Only a few days after Chinese leader Xi Jinping promised to “find a solution” that would allow Filipino fishermen to go to its traditional fishing grounds in the South China Sea, China’s law enforcement vessels drove local fishermen away from Ayungin Shoal.

There was video footage showing a Chinese coast guard ship shadowing the wooden Filipino fishing vessel and a rigid hulled boat hovering around a few meters away as the Filipino sailed towards Boxall reef.

The incident demonstrated that China was only paying lip service when it came to allowing the Philippines to fish in the disputed waters in the South China Sea.

Ayungin Shoal is within the country’s exclusive economic zone and an international tribunal declared in July 2016 that the Philippines has the rights to explore and exploit the economic resources in the area.

It also ruled that China was illegally controlling the area, nullifying its excessive nine-dash-line claim on almost the entire South China Sea.

The incident showed that Xi Jinping made an empty promise to Ferdinand Marcos Jr during the latter’s state visit to Beijing. It only goes to show that the $22 billion investment pledges will end up the same way – a broken promise.

The strength of Xi Jinping’s words cannot be trusted. China’s coast guard has not been obeying its leader. It continued to enforce what it believed was China’s right to protect its own economic resources in its own territorial waters. However, it is illegal and unlawful.

The Philippines is helpless in protecting local fishermen from China’s continued harassment. The Marines who were stationed at a rusting naval transport ship, BRP Sierra Madre, that ran aground on Ayungin shoal, could not come up with something to protect local fishermen.

They were just a few meters from where the local fishermen were catching fish but did nothing.

The Philippine Coast Guard also reacted late. It said it would deploy more ships to the disputed waters but it has limited capability to be able to guard local fishermen from harassment.

The Philippine Coast Guard does not have enough platforms to patrol and guard the country’s economic zone. It has only two 94-meter long vessels and 10 Japanese-built patrol boats. The Bureau of Fisheries and Aquatic Resources (BFAR) also has a limited number of smaller vessels to patrol the vast South China Sea.

Most of these vessels cannot operate more than a week in open sea due to limited fuel and provisions. These vessels are designed for coastal operations.

The Philippine Navy also has limited assets. It has two frigates, a corvette, three ex-Peacock class offshore patrol vessels, and three ex-USS Hamilton class cutters that consume large amounts of fuel.

The Philippines also lacks anti-access and area denial (A2AD) capability to threaten Chinese vessels patrolling close to the country’s territorial waters.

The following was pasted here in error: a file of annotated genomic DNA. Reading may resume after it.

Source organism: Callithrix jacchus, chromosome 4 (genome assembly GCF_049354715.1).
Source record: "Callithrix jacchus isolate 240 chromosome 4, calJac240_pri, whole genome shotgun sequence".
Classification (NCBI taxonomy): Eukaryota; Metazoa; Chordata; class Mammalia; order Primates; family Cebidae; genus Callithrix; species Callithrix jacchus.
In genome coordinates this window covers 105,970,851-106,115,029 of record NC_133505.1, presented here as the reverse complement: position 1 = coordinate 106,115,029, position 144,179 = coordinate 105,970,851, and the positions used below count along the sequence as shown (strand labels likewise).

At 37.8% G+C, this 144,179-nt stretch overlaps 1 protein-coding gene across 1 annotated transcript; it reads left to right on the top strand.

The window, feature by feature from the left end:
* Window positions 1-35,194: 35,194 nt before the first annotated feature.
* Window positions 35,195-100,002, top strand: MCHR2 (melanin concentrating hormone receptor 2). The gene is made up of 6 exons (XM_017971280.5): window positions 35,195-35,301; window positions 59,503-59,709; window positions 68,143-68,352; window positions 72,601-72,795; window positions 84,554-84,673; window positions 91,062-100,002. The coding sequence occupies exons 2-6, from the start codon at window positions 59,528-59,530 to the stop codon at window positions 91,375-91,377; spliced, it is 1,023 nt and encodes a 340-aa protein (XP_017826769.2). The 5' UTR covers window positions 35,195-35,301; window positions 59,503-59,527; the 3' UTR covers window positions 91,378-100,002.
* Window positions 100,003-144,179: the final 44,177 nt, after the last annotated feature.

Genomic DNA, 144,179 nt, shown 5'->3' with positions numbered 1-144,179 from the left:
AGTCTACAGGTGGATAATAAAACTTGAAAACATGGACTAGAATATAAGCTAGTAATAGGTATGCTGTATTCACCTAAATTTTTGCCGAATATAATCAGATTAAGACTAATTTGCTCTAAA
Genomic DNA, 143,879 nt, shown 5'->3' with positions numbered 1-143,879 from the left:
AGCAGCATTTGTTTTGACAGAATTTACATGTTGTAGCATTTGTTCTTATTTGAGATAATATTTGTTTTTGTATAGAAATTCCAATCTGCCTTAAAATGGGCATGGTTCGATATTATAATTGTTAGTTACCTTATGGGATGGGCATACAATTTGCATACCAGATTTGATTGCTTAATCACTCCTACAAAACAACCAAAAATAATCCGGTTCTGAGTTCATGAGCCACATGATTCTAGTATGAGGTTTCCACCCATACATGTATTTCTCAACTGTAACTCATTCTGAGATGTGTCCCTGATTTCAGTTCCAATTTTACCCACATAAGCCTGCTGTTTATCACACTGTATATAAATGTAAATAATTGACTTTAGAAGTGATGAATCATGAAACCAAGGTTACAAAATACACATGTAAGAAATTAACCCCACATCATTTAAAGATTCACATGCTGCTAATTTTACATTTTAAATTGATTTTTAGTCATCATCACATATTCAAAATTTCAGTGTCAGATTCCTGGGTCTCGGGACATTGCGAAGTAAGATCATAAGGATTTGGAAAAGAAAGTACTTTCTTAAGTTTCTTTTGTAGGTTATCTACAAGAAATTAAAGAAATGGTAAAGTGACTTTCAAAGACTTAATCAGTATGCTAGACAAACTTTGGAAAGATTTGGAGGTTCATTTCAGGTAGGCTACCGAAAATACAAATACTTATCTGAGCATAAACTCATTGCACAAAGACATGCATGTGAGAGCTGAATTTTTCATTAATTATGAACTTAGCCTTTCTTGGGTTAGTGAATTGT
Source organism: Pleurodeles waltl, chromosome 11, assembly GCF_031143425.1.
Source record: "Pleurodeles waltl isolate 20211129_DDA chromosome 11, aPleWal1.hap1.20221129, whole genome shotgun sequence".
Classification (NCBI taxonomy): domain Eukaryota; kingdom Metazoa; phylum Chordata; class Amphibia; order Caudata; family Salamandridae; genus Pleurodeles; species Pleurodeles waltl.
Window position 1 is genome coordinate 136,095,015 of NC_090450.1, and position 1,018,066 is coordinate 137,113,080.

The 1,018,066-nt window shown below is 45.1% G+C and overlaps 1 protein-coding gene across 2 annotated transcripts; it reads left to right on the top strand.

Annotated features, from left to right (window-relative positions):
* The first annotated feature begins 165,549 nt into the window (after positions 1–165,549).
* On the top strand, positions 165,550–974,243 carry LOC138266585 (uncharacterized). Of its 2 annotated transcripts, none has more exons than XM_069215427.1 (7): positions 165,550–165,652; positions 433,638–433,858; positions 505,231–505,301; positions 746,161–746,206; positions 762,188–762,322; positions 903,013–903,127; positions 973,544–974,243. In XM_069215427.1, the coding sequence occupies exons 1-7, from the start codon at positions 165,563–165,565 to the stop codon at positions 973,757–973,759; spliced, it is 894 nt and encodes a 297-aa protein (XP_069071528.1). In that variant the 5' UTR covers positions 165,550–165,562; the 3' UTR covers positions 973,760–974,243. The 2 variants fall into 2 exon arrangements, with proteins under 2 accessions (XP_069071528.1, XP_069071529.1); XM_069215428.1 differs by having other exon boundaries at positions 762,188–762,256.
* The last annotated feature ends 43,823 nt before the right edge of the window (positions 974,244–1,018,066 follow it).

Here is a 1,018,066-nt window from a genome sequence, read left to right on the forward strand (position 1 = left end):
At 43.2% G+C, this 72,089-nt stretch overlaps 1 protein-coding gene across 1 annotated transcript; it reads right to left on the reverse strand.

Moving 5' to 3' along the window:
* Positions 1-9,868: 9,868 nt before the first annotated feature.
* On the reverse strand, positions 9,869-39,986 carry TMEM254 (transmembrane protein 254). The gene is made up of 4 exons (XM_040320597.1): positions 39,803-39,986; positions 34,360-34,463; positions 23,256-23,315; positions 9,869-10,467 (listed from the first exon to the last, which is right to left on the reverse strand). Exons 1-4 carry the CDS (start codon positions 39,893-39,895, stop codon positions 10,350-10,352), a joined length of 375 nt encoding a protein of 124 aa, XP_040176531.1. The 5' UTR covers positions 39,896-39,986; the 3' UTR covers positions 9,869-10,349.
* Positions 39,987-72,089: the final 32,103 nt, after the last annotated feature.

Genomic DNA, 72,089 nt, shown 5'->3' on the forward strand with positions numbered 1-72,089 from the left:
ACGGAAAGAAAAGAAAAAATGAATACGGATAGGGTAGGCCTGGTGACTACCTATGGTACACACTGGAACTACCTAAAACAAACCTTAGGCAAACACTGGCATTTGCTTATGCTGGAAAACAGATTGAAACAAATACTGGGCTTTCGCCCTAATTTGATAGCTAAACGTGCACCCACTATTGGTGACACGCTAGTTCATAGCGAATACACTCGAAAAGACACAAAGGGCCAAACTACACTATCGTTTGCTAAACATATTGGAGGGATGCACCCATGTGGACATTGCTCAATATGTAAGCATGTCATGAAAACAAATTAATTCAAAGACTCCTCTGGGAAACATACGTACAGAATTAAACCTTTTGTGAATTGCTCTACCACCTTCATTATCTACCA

From Union Banks in the Spratly chain of islands, the Chinese vessels are inching closer to Palawan in the Sabina Shoal and Reed Bank area.

These coast guard and militia vessels have been virtually blocking Philippine vessels’ movements to the South China Sea, making it hard for local fishermen to venture into traditional fishing grounds.

It also makes it hard for Philippine public vessels to deliver food, fuel and other supplies to troops stationed in nine features in the Spratly.

China is choking the Philippines little by little. It wants the Philippines to give up its occupied features without a fight.

Marcos raised the maritime dispute and the plight of Filipino fishermen during his meeting with Xi. The issue has impacted on energy and food security because China has been preventing unilateral oil exploration and fishing activities in the West Philippine Sea.

Chinese fishermen have unhampered fishing operations that the local coast guard cannot stop, raising international concerns because of their unreported, unregulated, and illegal fishing operations.

It is not only depleting fish stocks but destroying fish habitats and the environment, threatening the area’s ecosystem. The Philippines should not wait until the Chinese fishermen “invade” the country’s territorial waters once they have overfished Spratly islands.

The Philippines should not let the Ayungin harassment incident pass without demanding an explanation from Beijing. It should hold Xi Jinping to his word to find an amicable solution to the fishing access of local fishermen.

Marcos should immediately act to ensure the safety and security of local fishermen. He should protect the livelihood of these poor and marginalized fishermen.

Perhaps, it’s time he gave up his position as agriculture secretary and allow somebody to work full time for the job. He is a failure as a farm minister.

But the fishing situation in the Spratlys is not solely his problem. Xi Jinping has to honor China’s commitment to finding a win-win solution to fishing rights. Xi must order China’s coast guard to stop harassing local fishermen in the disputed waters.